The Girl Who Soared Over Fairyland and Cut the Moon in Two (Fairyland, Book 3)
Catherynne M. Valente
Format: PDF / Kindle (mobi) / ePub
“One of the most extraordinary works of fantasy, for adults or children, published so far this century.”—TIME Magazine, on the Fairyland series
September misses Fairyland and her friends Ell, the Wyverary, and the boy Saturday. She longs to leave the routines of home, and embark on a new adventure. Little does she know that this time, she will be spirited away to the moon, reunited with her friends, and find herself faced with saving Fairyland from a moon-Yeti with great and mysterious powers.
Here is another rich, beautifully told, wisely humorous, and passionately [layered] book from New York Times-bestselling author, Catherynne M. Valente.
coins a little tighter. “That’s not very many titles,” frowned the Calcatrix. “I’ll bet you don’t get invited to parties at all.” September bit the inside of her lip. “That’s true,” she admitted, rather more bashfully than she meant to. “I was a Knight for a while. And then a Bishop.” The Calcatrix leaned forward eagerly, his pennies clinking against the Till. “Now, now! We must not dwell on what we were in our salad days when soup days steam now upon the table! I see deep vaults of tragedy in
though we do!” cried the girl, whose body was the warm, expensive gold of old letters, an elegant calligraphy covering every inch of her round, excited cheeks, her acrobat’s costume, her long, red, sealing-wax hair, the postmarks like freckles on her shoulders. September could make out a number of addresses and signatures, words like Dearest, Darling, Yours Forever, Heart of My Heart: love letters, woven together to make a girl. “I’m Valentine,” she said, holding out her angular hand. “I’m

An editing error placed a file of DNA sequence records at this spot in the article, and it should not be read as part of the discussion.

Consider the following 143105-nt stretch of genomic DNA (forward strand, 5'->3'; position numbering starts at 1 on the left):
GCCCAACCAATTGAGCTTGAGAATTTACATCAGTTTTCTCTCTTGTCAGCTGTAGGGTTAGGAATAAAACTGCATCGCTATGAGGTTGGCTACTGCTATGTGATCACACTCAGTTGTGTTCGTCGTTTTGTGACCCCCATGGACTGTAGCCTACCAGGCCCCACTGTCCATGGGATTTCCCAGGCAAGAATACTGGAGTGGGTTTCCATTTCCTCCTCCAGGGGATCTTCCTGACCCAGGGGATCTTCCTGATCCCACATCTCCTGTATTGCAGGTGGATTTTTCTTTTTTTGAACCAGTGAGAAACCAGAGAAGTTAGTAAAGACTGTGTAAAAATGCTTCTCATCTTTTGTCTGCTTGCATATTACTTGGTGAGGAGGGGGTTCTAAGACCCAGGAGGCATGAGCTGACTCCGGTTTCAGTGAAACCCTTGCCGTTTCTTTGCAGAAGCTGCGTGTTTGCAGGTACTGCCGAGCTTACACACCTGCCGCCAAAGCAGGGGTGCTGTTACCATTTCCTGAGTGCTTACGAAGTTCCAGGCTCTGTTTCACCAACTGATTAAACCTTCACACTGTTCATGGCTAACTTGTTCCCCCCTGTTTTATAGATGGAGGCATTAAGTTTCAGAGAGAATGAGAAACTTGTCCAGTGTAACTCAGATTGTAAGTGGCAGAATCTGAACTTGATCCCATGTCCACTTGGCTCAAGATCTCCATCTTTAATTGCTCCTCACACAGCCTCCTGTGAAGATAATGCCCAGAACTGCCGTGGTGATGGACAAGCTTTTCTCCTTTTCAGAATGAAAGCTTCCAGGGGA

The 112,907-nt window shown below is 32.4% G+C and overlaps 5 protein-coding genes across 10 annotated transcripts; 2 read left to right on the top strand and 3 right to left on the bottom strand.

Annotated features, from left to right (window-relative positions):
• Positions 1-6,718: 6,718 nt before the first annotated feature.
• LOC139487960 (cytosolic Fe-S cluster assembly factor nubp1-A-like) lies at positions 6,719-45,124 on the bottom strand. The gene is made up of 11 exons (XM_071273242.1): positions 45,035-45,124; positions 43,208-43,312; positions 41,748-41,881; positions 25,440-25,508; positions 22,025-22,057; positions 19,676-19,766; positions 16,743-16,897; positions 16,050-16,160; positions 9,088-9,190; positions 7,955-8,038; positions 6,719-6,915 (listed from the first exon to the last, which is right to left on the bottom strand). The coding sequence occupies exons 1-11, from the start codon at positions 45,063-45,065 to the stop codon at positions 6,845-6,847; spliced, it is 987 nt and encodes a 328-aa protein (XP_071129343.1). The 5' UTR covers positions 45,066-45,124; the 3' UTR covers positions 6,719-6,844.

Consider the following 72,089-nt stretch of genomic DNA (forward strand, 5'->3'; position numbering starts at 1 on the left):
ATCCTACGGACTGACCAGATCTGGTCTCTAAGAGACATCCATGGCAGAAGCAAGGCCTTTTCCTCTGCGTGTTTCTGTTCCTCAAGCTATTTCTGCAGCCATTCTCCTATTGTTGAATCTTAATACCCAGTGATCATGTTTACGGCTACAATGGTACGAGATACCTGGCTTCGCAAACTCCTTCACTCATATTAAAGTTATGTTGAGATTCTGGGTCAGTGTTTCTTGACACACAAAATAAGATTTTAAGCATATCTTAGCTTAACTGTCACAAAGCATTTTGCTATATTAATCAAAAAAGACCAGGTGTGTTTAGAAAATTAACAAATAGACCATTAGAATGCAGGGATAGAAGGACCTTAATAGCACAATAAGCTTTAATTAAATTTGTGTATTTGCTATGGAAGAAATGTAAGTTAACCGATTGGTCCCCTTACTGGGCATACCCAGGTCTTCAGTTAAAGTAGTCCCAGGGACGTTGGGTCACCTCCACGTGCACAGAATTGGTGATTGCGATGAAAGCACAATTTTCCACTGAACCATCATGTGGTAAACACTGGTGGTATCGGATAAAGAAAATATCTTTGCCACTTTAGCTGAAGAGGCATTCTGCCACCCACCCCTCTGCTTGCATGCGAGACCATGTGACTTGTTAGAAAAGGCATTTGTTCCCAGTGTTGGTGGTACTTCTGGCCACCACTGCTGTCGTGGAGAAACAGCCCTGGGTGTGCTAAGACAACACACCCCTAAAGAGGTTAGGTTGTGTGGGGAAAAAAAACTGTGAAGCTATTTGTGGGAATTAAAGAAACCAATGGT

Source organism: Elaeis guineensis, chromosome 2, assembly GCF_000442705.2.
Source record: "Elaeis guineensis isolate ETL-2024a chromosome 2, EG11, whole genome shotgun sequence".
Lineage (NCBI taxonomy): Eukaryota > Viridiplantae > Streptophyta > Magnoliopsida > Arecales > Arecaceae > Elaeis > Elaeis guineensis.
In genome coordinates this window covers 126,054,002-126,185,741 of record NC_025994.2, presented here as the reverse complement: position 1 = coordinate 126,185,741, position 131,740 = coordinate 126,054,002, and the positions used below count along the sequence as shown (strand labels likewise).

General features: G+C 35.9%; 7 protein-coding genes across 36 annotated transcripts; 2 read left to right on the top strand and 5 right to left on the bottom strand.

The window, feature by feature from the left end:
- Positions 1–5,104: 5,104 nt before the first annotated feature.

their smiles, and all of her leaned toward them, as if by wanting it she could be Tem again. I have missed Saturday and I have missed Ell and I have missed Fairyland—but how can I miss myself? September clenched her fist against tears that longed to well up and spill out. Instead, drops of searing, mercurial fluid dripped down her face, burning her skin away as they fell. Ell stretched his neck forward, straining after Errata in his own way, calling for her to stay even as his eyes darkened to
slow and quick and slow on her slopes, being near her every day, hearing the small mountain particulars of daily living: which foxes had kits and which had fallen off of cliff-faces, which avalanches wanted to come round for tea, what still meadows had business with alpine hypnodaisies, a thousand dropping pinecones. Some look at a mountain and see only the peak. I looked with a lover’s eyes and saw every tremble of every pebble. And so lost was I in contemplating the future happiness of my life
Wind said. But she could not make her lips and lungs work together to say that, either. And then September felt a pulling in her, a hook in the heart, and she knew the feeling, she knew it but it was too soon, she had been in Fairyland but a moment, only a moment! Over the Fairy’s terrible shoulder, she could see the Blue Wind coming, as the Green Wind had come for her twice now, sailing over the edge of the world to snatch her out of it and send her home. “I only had a day!” September